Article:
CASEY ANDREWS, PT, DPT, OCS
Casey can be reached at email@example.com.
Transition to Training After Lockdown: How to Reduce Your Risk of Injury
Being in lockdown has led to a lot of gyms and coaches getting creative to provide their athletes and members at-home workouts. Zoom group exercise classes, YouTube videos, and weekly at-home workout schedules have been great ways to stay in shape during lockdown. On the other hand, the extra craziness of suddenly having the whole family home and trying to get work done, home school, and keep everyone fed and clean might have derailed your typical workout routine.
Either way, most of us have had a pretty big change when it comes to working out. So now that gyms are beginning to open back up, many people are getting excited about jumping back into their normal workout routines. Before you hit the ground running (get it 🙂 )
I want to share with you a few things to keep in mind as you get back to your normal routine to keep you from being sidelined by an injury.
First off – How active were you over the last month?
Whether you kept up with some of the online classes, headed outside for runs, or just decided to hit pause on working out altogether, it is likely that most of us saw a dip in our physical activity over the last month or two. This means that we need to ease back into our pre-COVID workout routine and if you were someone who took a break from exercising during this time that means you will likely need longer to get back to your routine than someone who was fairly active.
Jumping right back into where we were prior to COVID increases our risk of injury because our bodies need time to build back up the strength and endurance that we need to reduce our injury risk.
Second – Were you able to continue with the same type of exercise throughout quarantine?
Some people may not have had to change up their workouts too much during quarantine – I’m talking to you runners!
Or maybe you prefer to do at home workouts via YouTube or another streaming service. Awesome!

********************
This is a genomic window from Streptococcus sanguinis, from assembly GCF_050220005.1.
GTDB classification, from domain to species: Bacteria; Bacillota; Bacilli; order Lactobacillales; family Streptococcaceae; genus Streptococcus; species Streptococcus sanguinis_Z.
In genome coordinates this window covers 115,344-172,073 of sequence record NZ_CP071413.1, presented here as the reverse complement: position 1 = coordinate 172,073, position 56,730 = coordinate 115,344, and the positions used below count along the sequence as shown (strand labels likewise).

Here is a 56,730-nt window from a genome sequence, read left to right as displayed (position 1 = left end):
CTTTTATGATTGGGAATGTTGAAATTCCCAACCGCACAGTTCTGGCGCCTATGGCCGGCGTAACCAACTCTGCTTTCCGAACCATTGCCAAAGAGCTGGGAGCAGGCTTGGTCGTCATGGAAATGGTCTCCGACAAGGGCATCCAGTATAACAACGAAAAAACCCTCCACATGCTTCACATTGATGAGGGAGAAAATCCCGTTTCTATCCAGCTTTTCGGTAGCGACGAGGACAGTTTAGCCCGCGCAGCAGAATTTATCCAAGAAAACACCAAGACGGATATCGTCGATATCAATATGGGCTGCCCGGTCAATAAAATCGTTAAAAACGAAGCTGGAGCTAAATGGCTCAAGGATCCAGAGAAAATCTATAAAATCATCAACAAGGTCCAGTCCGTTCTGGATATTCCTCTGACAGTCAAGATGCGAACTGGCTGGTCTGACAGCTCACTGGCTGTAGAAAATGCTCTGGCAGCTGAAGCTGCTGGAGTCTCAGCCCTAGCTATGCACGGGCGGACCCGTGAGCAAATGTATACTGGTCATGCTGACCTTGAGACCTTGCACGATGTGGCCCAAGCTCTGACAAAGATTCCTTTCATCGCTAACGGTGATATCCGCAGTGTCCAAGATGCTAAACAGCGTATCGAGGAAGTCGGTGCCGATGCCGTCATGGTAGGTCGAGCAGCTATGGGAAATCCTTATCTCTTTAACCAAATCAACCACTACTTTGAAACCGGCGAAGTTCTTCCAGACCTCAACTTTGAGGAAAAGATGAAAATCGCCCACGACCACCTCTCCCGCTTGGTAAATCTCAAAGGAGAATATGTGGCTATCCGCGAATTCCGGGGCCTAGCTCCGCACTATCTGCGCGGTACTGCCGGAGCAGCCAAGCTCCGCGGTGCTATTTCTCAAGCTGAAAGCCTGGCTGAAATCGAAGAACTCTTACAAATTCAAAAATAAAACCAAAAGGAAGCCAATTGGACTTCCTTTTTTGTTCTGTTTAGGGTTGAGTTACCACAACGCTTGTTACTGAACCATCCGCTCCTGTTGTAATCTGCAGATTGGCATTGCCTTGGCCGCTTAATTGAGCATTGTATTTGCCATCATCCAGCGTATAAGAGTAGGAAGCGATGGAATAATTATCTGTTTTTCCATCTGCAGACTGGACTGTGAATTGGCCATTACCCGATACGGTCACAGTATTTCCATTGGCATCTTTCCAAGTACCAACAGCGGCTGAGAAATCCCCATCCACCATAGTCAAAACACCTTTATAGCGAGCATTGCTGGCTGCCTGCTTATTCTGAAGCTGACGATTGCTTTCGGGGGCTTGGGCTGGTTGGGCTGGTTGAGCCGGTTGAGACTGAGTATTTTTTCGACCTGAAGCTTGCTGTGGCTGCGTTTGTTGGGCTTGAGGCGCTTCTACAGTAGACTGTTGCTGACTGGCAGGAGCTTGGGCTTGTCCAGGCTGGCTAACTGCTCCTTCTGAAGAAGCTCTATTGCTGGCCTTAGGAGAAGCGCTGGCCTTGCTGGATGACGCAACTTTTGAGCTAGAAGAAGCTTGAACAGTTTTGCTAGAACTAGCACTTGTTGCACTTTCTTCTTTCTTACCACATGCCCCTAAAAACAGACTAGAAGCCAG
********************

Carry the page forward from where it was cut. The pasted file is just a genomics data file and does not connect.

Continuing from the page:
This part won’t apply to you. But those of you who previously relied on the equipment at the gym for your workouts might want to listen up! Substituting those specific activities for at-home workouts means that you will need to ease back into your typical, gym-specific routing. If you were lifting weight prior to this but had to switch to bodyweight exercises because you don’t have any weights at home, then start back with a lower weight than what you were doing previously. If you were using the rowing machine or swimming, then scale back on the amount of time that you do those activities initially. If you jump right back into where you left off, your risk overloading your musculoskeletal system and increase your risk for injury. So, give yourself a few weeks to ease back into your previous exercise program to reduce your risk.
And Third – Go Easy on Yourself!
As I’ve already mentioned, pushing yourself too hard right off the bat might increase your risk for injury, but did you know that it can also affect your immune system?
If your body is in a constant state of recovery because of over-exercise your immune system can become suppressed which is something that no one wants right now! Some signs that you might be over-training include excessive fatigue, difficulty sleeping, irritability, excessive soreness, irritability/moodiness, and loss of appetite. If you are experiencing these symptoms take a few rest days, then scale back your workout for a few weeks to give your body time to build back up the strength and endurance it needs.
Want some inspiration? Check out our exercise videos.
CASEY ANDREWS, PT, DPT, OCS